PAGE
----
What should you look for in a therapist?
I asked one of my favorite psychologists that question. Ryan Howes is a clinical psychologist in Pasadena, California. He writes the “In Therapy” blog on and is the coauthor of What Wives Wish Their Husbands Knew About Sex.
He shares what he knows as a therapist himself.
What should someone look for in a therapist (or what are 5 qualities that good therapists have)?
Most people look for a therapist who is a fit for their financial resources, has some expertise in their particular issue, is licensed and has a sufficient degree or credential, and seems like a caring person. These basic elements are a great start, but successful therapy often requires a little more. Since most issues that bring people to therapy are relational in origin, it’s important that you’re able to form a good relationship with your therapist. In fact, research has shown that the strength of the therapeutic relationship is the single most important predictor of therapy success, regardless of their training or expertise. Given this, here are five qualities that help clients build a trusting, healing relationship with their therapist:
Patience – Growth and healing take time. Most clients have spent months or years dealing with their particular issues, and they aren’t likely to transform overnight. A helpful therapy relationship will move at the pace that is comfortable for the client and respects the time needed for growth. Clients don’t thrive when they feel pushed or feel a need to please their therapist.
Listening – Therapists are human and can’t be expected to recall the names of everyone in your life. But they should know your goals, your primary issues, and what you’re trying to achieve in therapy. Therapy is called the “talking cure” because it’s healing for you to put words to your thoughts, feelings, and behaviors. It’s also important for you to speak these revelations to someone who is able to take in and process this information.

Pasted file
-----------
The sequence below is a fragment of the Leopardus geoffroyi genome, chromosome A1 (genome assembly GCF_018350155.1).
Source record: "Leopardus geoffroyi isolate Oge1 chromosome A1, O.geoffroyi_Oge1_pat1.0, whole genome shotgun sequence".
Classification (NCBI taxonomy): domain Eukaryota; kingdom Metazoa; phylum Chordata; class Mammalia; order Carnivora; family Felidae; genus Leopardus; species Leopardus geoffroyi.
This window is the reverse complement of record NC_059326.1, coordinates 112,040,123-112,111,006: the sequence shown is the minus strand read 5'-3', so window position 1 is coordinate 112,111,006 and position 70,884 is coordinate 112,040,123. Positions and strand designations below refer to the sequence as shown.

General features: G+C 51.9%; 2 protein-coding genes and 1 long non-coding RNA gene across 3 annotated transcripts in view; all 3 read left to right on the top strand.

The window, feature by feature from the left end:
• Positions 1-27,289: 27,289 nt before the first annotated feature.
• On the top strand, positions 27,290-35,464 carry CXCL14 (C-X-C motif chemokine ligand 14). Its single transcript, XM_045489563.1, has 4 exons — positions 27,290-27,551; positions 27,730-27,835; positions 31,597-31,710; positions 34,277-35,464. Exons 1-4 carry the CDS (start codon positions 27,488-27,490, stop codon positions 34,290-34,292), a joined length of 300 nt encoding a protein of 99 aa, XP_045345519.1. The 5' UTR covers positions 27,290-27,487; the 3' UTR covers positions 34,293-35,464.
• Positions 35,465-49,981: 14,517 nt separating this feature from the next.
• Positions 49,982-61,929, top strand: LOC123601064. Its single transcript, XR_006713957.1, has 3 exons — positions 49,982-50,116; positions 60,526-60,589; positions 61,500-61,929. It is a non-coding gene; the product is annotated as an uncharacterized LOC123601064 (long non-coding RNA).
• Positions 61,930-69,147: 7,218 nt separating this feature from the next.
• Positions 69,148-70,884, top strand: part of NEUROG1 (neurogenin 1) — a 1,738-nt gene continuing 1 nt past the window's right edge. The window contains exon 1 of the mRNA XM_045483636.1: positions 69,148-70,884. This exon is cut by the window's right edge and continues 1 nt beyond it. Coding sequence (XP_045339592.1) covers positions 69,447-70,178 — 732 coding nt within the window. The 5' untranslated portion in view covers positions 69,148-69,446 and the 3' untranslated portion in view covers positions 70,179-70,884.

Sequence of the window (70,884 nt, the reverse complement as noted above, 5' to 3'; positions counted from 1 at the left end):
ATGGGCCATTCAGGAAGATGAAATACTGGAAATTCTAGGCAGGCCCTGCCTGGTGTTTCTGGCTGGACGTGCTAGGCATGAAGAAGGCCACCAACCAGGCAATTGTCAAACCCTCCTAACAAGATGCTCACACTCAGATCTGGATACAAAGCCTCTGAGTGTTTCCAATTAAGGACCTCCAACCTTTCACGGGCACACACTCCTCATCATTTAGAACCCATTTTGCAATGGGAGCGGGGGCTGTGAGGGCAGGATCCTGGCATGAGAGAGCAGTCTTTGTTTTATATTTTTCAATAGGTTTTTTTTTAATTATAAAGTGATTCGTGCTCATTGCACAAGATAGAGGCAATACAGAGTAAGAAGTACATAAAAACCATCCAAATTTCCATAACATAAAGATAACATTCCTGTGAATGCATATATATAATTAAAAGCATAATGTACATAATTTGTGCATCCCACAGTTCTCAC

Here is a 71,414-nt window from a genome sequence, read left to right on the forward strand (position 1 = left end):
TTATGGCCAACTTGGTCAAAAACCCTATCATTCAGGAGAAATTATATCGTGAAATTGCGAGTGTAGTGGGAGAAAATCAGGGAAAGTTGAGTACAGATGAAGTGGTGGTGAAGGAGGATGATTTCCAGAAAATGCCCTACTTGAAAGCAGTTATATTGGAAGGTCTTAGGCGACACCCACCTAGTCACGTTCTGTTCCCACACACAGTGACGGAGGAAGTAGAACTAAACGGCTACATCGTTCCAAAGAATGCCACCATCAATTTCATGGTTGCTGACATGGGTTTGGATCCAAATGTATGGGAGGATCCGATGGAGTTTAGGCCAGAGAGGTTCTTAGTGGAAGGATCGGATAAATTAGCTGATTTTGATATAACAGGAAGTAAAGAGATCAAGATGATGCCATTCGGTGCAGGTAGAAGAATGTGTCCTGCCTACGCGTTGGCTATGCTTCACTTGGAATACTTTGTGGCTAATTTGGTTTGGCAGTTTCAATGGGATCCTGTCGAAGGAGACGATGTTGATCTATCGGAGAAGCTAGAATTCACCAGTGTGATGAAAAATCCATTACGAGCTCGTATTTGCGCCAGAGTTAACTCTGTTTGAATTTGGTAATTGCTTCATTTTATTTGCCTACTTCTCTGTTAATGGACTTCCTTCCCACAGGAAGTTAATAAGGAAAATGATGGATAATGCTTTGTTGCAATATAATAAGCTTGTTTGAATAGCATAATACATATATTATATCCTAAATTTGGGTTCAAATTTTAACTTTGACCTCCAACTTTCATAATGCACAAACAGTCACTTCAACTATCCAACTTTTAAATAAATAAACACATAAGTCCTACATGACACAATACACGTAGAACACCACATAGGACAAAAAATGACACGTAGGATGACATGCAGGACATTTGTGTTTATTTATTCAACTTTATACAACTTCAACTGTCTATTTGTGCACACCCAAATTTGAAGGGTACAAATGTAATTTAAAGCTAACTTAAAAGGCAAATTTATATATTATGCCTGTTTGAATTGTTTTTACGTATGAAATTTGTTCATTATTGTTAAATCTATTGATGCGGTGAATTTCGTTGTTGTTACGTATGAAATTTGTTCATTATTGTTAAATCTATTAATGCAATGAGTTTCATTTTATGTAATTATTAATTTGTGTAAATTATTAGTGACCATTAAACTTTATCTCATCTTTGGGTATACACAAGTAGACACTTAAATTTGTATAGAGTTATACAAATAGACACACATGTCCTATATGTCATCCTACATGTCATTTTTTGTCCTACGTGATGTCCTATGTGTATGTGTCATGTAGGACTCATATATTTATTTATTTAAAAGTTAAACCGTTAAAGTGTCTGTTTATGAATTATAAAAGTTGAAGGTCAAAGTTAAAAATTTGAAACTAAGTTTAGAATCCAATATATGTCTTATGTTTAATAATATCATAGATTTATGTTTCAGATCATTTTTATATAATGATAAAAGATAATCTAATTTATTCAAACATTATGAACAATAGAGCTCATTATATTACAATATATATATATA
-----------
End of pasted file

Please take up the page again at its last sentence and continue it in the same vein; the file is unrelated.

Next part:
Acceptance – Most clients have a harsh critical voice that is alive and well in their brain. The last thing they need is another critic sitting in the chair across the room. A wise therapist will listen without judgment and help clients accept and adjust their behaviors, not scold and criticize them.
Knowledge – One of the elements that sets therapists apart from friends and family is the fact that they’ve spent several years in graduate school learning how to treat mental, emotional, and relational problems. They have hopefully become adept at sharing this theory and research in a way that activates practical changes in your life.
Self-awareness – I believe every therapist should spend a substantial amount of time in their own therapy to help them distinguish their issues from their clients. In fact, I intend to be in my own therapy for as long as I see clients (at least!). A therapist who is willing to acknowledge his or her own blind spots or areas of potential conflict is worth their weight in gold, as far as I’m concerned. Asking a therapist if they’ve done their own work may feel awkward, but may help you avoid pitfalls.
How do you go about finding a good one?
Most people find a therapist from a personal referral — often from a trusted physician, religious leader, family member, or friend. Online resources are also helpful (such as Psych Central’s Therapist Directory) as it answers some questions about experience and training.